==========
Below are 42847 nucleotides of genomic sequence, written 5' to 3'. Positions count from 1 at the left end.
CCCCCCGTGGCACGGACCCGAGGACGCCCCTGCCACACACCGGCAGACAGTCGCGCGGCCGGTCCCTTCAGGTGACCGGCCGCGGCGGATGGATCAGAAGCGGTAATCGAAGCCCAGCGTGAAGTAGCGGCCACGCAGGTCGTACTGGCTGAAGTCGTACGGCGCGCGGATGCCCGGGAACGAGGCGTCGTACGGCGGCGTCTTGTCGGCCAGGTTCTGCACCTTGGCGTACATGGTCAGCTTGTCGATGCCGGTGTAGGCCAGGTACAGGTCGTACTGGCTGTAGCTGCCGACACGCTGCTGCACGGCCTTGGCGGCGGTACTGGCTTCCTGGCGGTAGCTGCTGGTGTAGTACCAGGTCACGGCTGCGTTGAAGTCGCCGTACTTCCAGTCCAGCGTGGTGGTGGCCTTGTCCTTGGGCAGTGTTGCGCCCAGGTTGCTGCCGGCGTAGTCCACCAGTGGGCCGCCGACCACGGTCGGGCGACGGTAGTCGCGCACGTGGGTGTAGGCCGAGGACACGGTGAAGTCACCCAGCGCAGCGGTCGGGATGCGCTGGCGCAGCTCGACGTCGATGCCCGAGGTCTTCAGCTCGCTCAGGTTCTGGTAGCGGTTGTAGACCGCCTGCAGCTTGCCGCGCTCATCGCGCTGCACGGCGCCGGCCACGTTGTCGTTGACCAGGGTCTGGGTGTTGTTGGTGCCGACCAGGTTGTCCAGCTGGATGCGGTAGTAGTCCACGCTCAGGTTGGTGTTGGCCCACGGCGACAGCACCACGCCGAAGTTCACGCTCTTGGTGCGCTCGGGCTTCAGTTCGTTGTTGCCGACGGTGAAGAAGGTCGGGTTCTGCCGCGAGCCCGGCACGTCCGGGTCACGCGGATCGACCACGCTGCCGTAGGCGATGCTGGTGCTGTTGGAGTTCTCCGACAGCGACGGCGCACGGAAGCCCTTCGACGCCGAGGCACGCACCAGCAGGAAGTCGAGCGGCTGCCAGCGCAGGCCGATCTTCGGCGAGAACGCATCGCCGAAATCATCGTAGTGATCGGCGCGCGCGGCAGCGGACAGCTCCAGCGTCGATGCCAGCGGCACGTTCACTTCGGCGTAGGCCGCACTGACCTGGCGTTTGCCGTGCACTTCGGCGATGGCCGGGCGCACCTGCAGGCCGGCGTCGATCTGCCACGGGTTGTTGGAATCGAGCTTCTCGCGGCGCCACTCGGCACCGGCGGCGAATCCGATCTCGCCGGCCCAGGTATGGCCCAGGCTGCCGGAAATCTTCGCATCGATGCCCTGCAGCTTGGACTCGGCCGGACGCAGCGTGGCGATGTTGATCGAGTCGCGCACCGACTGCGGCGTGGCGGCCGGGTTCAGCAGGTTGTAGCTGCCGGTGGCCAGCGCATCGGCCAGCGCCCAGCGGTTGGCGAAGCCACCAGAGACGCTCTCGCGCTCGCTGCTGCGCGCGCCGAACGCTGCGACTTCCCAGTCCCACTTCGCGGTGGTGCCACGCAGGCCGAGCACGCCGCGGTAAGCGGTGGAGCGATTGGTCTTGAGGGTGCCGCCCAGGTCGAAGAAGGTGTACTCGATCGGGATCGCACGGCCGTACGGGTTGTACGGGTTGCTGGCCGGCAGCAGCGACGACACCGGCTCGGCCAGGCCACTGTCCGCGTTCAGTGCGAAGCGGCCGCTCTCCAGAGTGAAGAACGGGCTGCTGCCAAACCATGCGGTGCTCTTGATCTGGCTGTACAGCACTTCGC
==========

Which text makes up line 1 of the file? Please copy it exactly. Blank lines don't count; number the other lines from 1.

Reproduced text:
Below are 42847 nucleotides of genomic sequence, written 5' to 3'. Positions count from 1 at the left end.